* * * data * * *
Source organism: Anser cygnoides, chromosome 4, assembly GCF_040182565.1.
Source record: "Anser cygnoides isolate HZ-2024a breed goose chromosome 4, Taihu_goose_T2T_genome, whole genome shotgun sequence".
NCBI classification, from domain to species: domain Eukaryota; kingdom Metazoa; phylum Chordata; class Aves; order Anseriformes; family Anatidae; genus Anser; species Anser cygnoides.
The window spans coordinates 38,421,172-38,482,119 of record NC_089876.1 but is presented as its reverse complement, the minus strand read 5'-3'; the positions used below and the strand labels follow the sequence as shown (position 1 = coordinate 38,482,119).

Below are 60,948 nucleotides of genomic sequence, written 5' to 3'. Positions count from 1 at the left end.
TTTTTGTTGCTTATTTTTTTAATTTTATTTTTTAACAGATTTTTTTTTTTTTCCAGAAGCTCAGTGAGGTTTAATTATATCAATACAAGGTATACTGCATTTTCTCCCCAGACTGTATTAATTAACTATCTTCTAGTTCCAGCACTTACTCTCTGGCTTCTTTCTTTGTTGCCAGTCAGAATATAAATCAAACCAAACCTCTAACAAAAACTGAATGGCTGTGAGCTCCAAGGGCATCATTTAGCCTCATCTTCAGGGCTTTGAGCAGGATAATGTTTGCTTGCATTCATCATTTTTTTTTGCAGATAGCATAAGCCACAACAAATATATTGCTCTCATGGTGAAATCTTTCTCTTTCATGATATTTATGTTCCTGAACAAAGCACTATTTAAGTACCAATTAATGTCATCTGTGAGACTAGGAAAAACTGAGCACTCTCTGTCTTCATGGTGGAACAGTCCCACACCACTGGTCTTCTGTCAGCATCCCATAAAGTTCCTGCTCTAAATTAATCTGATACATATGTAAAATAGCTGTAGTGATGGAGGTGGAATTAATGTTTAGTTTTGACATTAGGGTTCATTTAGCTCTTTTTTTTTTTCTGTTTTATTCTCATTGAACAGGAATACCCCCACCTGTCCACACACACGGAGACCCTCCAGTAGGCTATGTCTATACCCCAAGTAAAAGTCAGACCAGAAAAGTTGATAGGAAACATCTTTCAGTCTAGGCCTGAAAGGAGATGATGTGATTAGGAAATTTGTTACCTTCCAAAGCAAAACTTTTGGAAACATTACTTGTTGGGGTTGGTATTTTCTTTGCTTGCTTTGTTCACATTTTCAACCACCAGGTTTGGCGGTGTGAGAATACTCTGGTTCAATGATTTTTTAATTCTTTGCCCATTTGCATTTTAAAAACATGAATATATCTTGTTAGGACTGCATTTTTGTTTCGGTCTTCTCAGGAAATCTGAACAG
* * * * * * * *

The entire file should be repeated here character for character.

Source organism: Anser cygnoides, chromosome 4, assembly GCF_040182565.1.
Source record: "Anser cygnoides isolate HZ-2024a breed goose chromosome 4, Taihu_goose_T2T_genome, whole genome shotgun sequence".
NCBI classification, from domain to species: domain Eukaryota; kingdom Metazoa; phylum Chordata; class Aves; order Anseriformes; family Anatidae; genus Anser; species Anser cygnoides.
The window spans coordinates 38,421,172-38,482,119 of record NC_089876.1 but is presented as its reverse complement, the minus strand read 5'-3'; the positions used below and the strand labels follow the sequence as shown (position 1 = coordinate 38,482,119).

Below are 60,948 nucleotides of genomic sequence, written 5' to 3'. Positions count from 1 at the left end.
TTTTTGTTGCTTATTTTTTTAATTTTATTTTTTAACAGATTTTTTTTTTTTTCCAGAAGCTCAGTGAGGTTTAATTATATCAATACAAGGTATACTGCATTTTCTCCCCAGACTGTATTAATTAACTATCTTCTAGTTCCAGCACTTACTCTCTGGCTTCTTTCTTTGTTGCCAGTCAGAATATAAATCAAACCAAACCTCTAACAAAAACTGAATGGCTGTGAGCTCCAAGGGCATCATTTAGCCTCATCTTCAGGGCTTTGAGCAGGATAATGTTTGCTTGCATTCATCATTTTTTTTTGCAGATAGCATAAGCCACAACAAATATATTGCTCTCATGGTGAAATCTTTCTCTTTCATGATATTTATGTTCCTGAACAAAGCACTATTTAAGTACCAATTAATGTCATCTGTGAGACTAGGAAAAACTGAGCACTCTCTGTCTTCATGGTGGAACAGTCCCACACCACTGGTCTTCTGTCAGCATCCCATAAAGTTCCTGCTCTAAATTAATCTGATACATATGTAAAATAGCTGTAGTGATGGAGGTGGAATTAATGTTTAGTTTTGACATTAGGGTTCATTTAGCTCTTTTTTTTTTTCTGTTTTATTCTCATTGAACAGGAATACCCCCACCTGTCCACACACACGGAGACCCTCCAGTAGGCTATGTCTATACCCCAAGTAAAAGTCAGACCAGAAAAGTTGATAGGAAACATCTTTCAGTCTAGGCCTGAAAGGAGATGATGTGATTAGGAAATTTGTTACCTTCCAAAGCAAAACTTTTGGAAACATTACTTGTTGGGGTTGGTATTTTCTTTGCTTGCTTTGTTCACATTTTCAACCACCAGGTTTGGCGGTGTGAGAATACTCTGGTTCAATGATTTTTTAATTCTTTGCCCATTTGCATTTTAAAAACATGAATATATCTTGTTAGGACTGCATTTTTGTTTCGGTCTTCTCAGGAAATCTGAACAG